WordPress Settings and Features That You Should Know

WordPress.com is a version of WordPress.org that is hosted by Automated. WordPress.org is a self-hosted version of WordPress which means that when we install WordPress software on our web server, we adopt it and manage it.

I’m focusing on WordPress.org, and yes, this blog is powered by WordPress.org and is an example of the self-hosted version of WordPress.

When it comes to WordPress installation and setup, I have seen a ton of WordPress tutorials and guides (probably you too) how to start a WordPress blog in 10 minutes or 5 minutes.

Basically, it’s about how to buy a domain name, web hosting plan and install WordPress. The reality is that it does not work in this way because there are many things you need to know after installing WordPress.

This is not really true if someone tells you that blogging on WordPress is easy, and not complicated. Because it takes time, effort and some mono to start and maintain the blog.

Of course, you can start a WordPress blog in less than 5 minutes, but it will only look like this and it will never happen like this.

Today, I’m going to explore all the basic features and settings in WordPress that you should know as a beginner.

1. Dashboard

When you install WordPress on your server, you get a chance to set a username and password of your choice and you get an administrator URL that looks like http://www.example.com/wp-admin/.

Therefore, when you successfully enter username and password, you first see the WordPress Dashboard (or simply the dashboard). This gives you a quick look at what’s happening on your blog – like the total number of pages and posts in the blog posts, comments, recently published posts, recent comments, etc.

In other words, the Dashboard is a backend of your WordPress site, and this is where you can manage everything on your blog. Various options are available here – publish a new blog post, create a new page, approve a comment, change settings etc.

And you can see different WordPress menus (Posts, Media, Pages, Comments, Appearance, Plugins, Users, Tools, Settings) and its submenu on the left sidebar.

2.Screen Options

“Screen options” are context-specific and this lets you customize the WordPress screen you are looking for. That is, you can use the Screen Options tab (located in the top right corner of your screen) to personalize WordPress Dashboard pages.

 

Therefore, if you do not have the options you can use, you can disable them. And if you are needed, you can bring them back later, for example, on the dashboard, the items you do not use can be removed like ‘Welcome’, ‘WordPress News’, or ‘Quick Draft’. Are there. In this way, the screen can be made to look less random and more according to the need to keep in mind.

On all WordPress pages, a context-specific “Help” tab (beside the screen option) is available so that you can get help for the current screen.

Now let’s just find different menus and submenu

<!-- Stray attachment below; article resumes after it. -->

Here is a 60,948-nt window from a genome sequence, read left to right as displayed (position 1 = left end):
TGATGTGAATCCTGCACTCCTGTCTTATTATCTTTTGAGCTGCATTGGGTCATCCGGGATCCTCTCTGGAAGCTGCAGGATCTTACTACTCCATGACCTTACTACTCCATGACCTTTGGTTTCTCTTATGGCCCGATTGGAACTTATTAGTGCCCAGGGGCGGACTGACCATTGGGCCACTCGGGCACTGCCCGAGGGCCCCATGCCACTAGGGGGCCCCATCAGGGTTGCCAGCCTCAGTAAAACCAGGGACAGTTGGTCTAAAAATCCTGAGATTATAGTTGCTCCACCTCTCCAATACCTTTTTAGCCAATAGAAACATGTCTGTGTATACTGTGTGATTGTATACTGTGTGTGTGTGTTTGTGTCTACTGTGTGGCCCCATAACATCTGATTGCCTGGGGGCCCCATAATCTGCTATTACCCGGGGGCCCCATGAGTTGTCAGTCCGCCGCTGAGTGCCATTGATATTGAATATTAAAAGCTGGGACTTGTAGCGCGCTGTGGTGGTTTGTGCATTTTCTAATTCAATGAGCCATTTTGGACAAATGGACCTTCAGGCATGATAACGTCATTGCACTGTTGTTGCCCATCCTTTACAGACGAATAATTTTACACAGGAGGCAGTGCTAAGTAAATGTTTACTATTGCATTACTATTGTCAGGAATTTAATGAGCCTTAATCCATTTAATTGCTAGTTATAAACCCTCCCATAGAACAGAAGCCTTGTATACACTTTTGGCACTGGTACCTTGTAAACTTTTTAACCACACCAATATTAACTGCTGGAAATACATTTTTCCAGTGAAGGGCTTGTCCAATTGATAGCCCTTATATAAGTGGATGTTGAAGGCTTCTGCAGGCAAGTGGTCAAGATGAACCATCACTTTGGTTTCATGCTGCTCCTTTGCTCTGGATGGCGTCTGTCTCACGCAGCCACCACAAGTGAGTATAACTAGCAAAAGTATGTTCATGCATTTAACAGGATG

3.Updates

“Update” takes you to the WordPress Updates page. It checks that you have installed the latest version of WordPress and also shows if your themes or plug-ins are up-to-date or not.

 

If there is an update available for your WordPress site, you will also see a notification in the Toolbar and Navigation menu.

WordPress upgrades are a simple one-click process. You only need to click on “update now” when you see a new version and WordPress will do this automatically for you. And to update themes and plugins, you can click on all plugins or themes you want to update, and then click on “update plugins” or “update theme” button.

4.Post

If you are really serious about blogging, then “Posts” will be your blog’s most visited. This is right! “Post” lists all blog posts (published, scheduled, private, draft) on your blog in reverse chronological order so that the latest blog posts are always on top.

And a trash is also available, so you can fix deleted blog posts or remove it permanently

When you enter “post”, you say “hello world!” A sample title can be viewed by the blog and if you rotate your mouse over it, it will display the following quick actions: editing, quick editing, garbage, see as always, to find related features and functions ” Help “tab

5.WordPress Editor

When you want to create a new blog post, just click on the “Add New” submenu under “Posts” and it will give you wordpress WYSIWYG (“What do you give You can use the “Add Media” button on Microsoft Word or Apple page and to upload files from your computer or to any other URL.

You can start writing a blog post by entering the actual content in the title and post editing area in the title field. Apart from that, you can also view many other widgets that are published, formats, categories, tags, featured image, e.t.c.

You can easily reduce widgets by clicking on your title bar and drag and drop them (except for title and post editing fields). In addition, you can add or remove widgets using the “Screen Options” of the WordPress Editor page. For example, if you have a lot of authors on your blog, you can enable the “Authors” widget so that you can become the author of the blog that you are currently editing.

The WordPress editor gives you a handful of formatting options and you can enable even more options by clicking on the “toolbar toggle” button (the last button in the row of formatting options).

Then, the WordPress editor offers two ways to edit: Visual and text can be clicked on the appropriate tab to switch between the two. Visual Mode gives you a WYSIWYG editor (similar to Microsoft Word) and you can format your blog post using the row of formatting options. Text mode lets you add HTML code with regular text and you can change the mode in the same way. When you post a blog, you can optionally choose tags and categories to associate with the post. And if you do not want to publish the blog post immediately, you can save it as a draft and by changing the settings in the “Publish” widget, you can also publish it as a private post. Posts can be published on one by clicking on “Edit” next to “Publish immediately” and selecting the future date and time.